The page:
Unregulated Custody Transfer of Adopted Children
An unregulated custody transfer, often referred to as rehoming, is the practice of adoptive parents transferring custody of a child to another individual or family without the involvement of the child welfare or other appropriate systems. Families seeking to rehome their children find alternative placements for them through informal, unregulated means—often through online groups and forums. The transfers can be executed through a power-of-attorney or notarized statement without the oversight of government authorities or the child welfare system. Additionally, these unregulated custody transfers lack criminal background checks or clearances of the child’s new caretaker(s).
The unregulated custody transfer of children may violate State-specific, Federal, and/or international laws, depending on if the child was adopted through private, public, or intercountry adoption and if the child was placed across State or jurisdictional lines. Even in cases where the practice does not violate the law, all rehomed children are at greater risk for child abuse, neglect, and exploitation due to the additional trauma caused by the disruption to their home life and the lack of placement oversight. Addressing this issue requires the child welfare system to invest in stronger postadoption services and supports so that families do not turn to such harmful and risky practices. These services include better mental health services and treatments for children who are recovering from past traumas, as well as supports for parents to help them better care for and understand their adopted children.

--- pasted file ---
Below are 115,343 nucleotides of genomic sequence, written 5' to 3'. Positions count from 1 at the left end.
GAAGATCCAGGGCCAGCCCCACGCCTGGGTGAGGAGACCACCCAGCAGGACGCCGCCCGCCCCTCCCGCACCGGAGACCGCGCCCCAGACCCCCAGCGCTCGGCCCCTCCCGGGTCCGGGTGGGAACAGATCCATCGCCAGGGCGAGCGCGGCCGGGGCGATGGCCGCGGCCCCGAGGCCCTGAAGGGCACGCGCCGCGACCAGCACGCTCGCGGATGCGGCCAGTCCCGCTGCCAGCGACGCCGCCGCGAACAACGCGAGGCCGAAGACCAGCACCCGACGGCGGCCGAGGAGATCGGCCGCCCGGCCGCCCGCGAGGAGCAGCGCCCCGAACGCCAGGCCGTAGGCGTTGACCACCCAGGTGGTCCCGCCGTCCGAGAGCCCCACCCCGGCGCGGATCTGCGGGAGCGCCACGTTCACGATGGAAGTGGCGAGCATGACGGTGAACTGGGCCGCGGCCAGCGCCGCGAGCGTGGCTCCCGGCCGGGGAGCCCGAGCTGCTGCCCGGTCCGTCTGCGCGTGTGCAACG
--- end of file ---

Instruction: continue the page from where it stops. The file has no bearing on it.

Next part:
The Capacity Building Center for States developed a tip sheet for child protection and child welfare professionals to better recognize, prevent, and respond to the rehoming of children. The tip sheet defines rehoming, offers best-practice intake screening questions, explains the added risk of harm to rehomed children, and outlines concerns over how rehoming can potentially violate the Intercountry Adoption Universal Accreditation Act and the Interstate Compact on the Placement of Children. Lastly, the tip sheet provides guidance on connecting adoptive parents who report difficulty with an adopted child to support services in order to prevent future rehoming.
3 Resources About Rehoming Adopted Children
For more information, visit at www.childwelfare.gov.
Manage your subscriptions.